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The relationship between recruiters and technology can sometimes feel a little uneasy. On the one hand, as recruiting technology evolves, companies have an increasing number of tools at their disposal to improve how they source, engage, assess, and interview candidates. This technology can automate some of the more time-consuming tasks associated with talent acquisition, like sorting through piles of resumes to find the most qualified candidates and providing recruiting teams with accurate analytics and insights to make the best hires. But on the other hand, some HR experts wonder if these new technological developments could eventually eclipse the role of the recruiter completely.
This has been a hot topic, even spawning a recent Washington Post article, saying that computers are really good at selecting talent, but that HR can get in the way, preventing the best candidates from being hired. According to the Post article, computerized job tests and algorithms are best at predicting who will be successful, but once recruiters step in, they introduce bias and impact a company’s ability to hire the right people.
We disagree with this assumption. Why? It neglects the fact that recruiting is a deeply people-based function and will always need living, breathing humans to drive its success.
Recruitment Practices - A balance between people and technology
True, technology—particularly an applicant tracking system—is a great resource for supplementing aspects of the recruitment process. For one, it helps you sort through mounds of applications and pinpoint the best-fitting candidates. But, there are personal elements of your candidates beyond their skills and accomplishments that can’t be measured by a computer, such as distinct morals, values, personal motivations, career aspirations, and more. You need an actual person—a recruiter—who is an expert at determining an individual’s cultural fit and gauging how they will perform if hired. These types of human instincts can’t be measured by technology.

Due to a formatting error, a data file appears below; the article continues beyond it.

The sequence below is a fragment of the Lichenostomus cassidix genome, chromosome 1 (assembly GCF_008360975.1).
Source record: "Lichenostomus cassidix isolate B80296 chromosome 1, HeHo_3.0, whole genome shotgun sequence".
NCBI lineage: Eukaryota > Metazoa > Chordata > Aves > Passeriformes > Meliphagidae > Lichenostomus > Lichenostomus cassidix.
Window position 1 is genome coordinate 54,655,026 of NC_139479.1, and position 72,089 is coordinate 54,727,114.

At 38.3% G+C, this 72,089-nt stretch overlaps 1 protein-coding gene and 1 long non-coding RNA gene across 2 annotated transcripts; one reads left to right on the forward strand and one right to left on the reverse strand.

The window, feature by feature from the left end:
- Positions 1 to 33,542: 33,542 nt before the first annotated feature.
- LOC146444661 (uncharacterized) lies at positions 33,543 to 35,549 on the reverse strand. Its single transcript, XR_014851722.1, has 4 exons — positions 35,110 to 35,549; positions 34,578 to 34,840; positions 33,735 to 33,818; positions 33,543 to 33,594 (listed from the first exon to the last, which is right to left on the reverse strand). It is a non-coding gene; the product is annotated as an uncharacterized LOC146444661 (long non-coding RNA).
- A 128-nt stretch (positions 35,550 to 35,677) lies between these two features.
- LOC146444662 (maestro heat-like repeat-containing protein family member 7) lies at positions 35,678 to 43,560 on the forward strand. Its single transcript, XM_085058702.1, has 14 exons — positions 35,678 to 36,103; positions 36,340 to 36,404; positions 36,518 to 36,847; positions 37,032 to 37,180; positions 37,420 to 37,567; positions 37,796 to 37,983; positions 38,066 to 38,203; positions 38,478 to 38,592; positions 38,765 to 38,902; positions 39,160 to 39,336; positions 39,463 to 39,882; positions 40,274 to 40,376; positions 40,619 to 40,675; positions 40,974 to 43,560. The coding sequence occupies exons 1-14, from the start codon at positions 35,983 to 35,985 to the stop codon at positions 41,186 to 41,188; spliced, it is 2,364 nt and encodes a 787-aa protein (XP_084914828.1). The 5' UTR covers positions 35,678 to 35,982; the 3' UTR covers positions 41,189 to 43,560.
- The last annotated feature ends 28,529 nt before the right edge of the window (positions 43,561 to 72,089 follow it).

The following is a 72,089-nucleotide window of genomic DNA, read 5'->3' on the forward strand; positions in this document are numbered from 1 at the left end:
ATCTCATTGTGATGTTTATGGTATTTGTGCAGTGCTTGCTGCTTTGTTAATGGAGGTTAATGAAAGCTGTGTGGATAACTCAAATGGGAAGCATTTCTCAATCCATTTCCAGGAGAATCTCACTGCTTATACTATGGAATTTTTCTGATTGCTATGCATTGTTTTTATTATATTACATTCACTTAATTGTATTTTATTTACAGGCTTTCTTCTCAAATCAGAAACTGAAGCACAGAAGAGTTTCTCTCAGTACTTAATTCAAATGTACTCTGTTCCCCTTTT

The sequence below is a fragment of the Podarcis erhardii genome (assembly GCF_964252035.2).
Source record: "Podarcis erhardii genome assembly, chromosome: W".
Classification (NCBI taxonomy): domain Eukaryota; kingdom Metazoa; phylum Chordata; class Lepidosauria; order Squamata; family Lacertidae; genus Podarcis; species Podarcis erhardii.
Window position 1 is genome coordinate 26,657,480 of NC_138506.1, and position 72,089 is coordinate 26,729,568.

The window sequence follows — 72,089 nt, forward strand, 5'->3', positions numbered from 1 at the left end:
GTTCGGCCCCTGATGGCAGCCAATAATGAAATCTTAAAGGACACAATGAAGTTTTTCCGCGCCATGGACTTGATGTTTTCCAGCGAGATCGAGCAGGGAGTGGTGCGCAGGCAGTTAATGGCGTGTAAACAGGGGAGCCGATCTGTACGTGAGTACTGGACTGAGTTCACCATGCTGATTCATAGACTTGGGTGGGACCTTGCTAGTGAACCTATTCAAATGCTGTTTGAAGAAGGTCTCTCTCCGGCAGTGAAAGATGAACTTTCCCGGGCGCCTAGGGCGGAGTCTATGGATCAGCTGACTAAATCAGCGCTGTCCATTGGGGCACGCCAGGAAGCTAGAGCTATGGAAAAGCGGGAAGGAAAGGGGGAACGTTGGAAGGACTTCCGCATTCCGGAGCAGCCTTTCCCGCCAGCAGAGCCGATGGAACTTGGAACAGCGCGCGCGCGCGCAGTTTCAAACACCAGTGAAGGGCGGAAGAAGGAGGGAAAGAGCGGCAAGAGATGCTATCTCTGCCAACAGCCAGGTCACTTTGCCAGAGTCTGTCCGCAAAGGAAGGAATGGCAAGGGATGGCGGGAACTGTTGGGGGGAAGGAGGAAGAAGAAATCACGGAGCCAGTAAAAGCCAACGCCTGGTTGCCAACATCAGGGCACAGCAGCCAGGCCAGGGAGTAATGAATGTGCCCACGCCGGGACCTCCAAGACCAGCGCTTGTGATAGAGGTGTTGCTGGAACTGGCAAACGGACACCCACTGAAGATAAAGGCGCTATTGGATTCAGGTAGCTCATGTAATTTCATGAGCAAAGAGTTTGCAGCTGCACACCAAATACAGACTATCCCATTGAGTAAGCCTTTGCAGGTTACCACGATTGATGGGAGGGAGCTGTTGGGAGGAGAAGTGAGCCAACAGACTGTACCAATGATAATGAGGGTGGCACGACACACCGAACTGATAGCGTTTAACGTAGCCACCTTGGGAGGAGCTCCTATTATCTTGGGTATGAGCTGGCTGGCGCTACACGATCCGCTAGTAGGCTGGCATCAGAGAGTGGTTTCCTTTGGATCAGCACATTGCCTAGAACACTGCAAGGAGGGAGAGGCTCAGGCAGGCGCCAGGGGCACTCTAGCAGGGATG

You also need a human to reach out to candidates, active and passive alike, to communicate the employer brand and to convince these candidates why the company is right for them and their career paths. And when the time comes to interview candidates, a computer will be unable to ask and assess a candidate’s responses to those crucial behavior-based interview questions (e.g. how they generally cope with change in a professional setting, or what they learned from a particular experience where they failed to communicate effectively).
Still, technology clearly plays a role in the recruitment process. A recruiter who is supplemented by technology to streamline and automate key tasks is better equipped to make critical hiring decisions.
And for greatest impact, they understand the technologies that are most beneficial in the recruitment process. You, too, should be familiar with and taking advantage of these capabilities:
1. Structured interview guides